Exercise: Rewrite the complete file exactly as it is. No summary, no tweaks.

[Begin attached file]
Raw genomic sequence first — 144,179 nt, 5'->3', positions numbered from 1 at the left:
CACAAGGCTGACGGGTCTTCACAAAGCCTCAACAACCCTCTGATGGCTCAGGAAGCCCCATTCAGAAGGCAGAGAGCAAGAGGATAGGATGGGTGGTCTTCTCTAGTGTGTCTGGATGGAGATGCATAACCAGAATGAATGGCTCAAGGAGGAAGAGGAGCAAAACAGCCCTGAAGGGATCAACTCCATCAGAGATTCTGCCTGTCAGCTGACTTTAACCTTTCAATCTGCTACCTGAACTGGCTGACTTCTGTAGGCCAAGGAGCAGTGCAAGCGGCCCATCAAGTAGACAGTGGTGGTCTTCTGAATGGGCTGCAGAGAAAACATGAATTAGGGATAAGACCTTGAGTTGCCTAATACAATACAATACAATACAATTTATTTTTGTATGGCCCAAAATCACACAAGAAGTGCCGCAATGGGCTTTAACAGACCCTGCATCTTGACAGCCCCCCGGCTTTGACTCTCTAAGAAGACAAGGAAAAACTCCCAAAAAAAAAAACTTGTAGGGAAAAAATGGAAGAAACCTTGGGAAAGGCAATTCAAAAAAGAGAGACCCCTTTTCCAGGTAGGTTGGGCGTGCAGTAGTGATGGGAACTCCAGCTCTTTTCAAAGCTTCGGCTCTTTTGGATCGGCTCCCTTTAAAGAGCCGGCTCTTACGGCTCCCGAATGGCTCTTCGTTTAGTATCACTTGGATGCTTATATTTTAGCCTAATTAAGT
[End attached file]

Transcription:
Raw genomic sequence first — 144,179 nt, 5'->3', positions numbered from 1 at the left:
CACAAGGCTGACGGGTCTTCACAAAGCCTCAACAACCCTCTGATGGCTCAGGAAGCCCCATTCAGAAGGCAGAGAGCAAGAGGATAGGATGGGTGGTCTTCTCTAGTGTGTCTGGATGGAGATGCATAACCAGAATGAATGGCTCAAGGAGGAAGAGGAGCAAAACAGCCCTGAAGGGATCAACTCCATCAGAGATTCTGCCTGTCAGCTGACTTTAACCTTTCAATCTGCTACCTGAACTGGCTGACTTCTGTAGGCCAAGGAGCAGTGCAAGCGGCCCATCAAGTAGACAGTGGTGGTCTTCTGAATGGGCTGCAGAGAAAACATGAATTAGGGATAAGACCTTGAGTTGCCTAATACAATACAATACAATACAATTTATTTTTGTATGGCCCAAAATCACACAAGAAGTGCCGCAATGGGCTTTAACAGACCCTGCATCTTGACAGCCCCCCGGCTTTGACTCTCTAAGAAGACAAGGAAAAACTCCCAAAAAAAAAAACTTGTAGGGAAAAAATGGAAGAAACCTTGGGAAAGGCAATTCAAAAAAGAGAGACCCCTTTTCCAGGTAGGTTGGGCGTGCAGTAGTGATGGGAACTCCAGCTCTTTTCAAAGCTTCGGCTCTTTTGGATCGGCTCCCTTTAAAGAGCCGGCTCTTACGGCTCCCGAATGGCTCTTCGTTTAGTATCACTTGGATGCTTATATTTTAGCCTAATTAAGT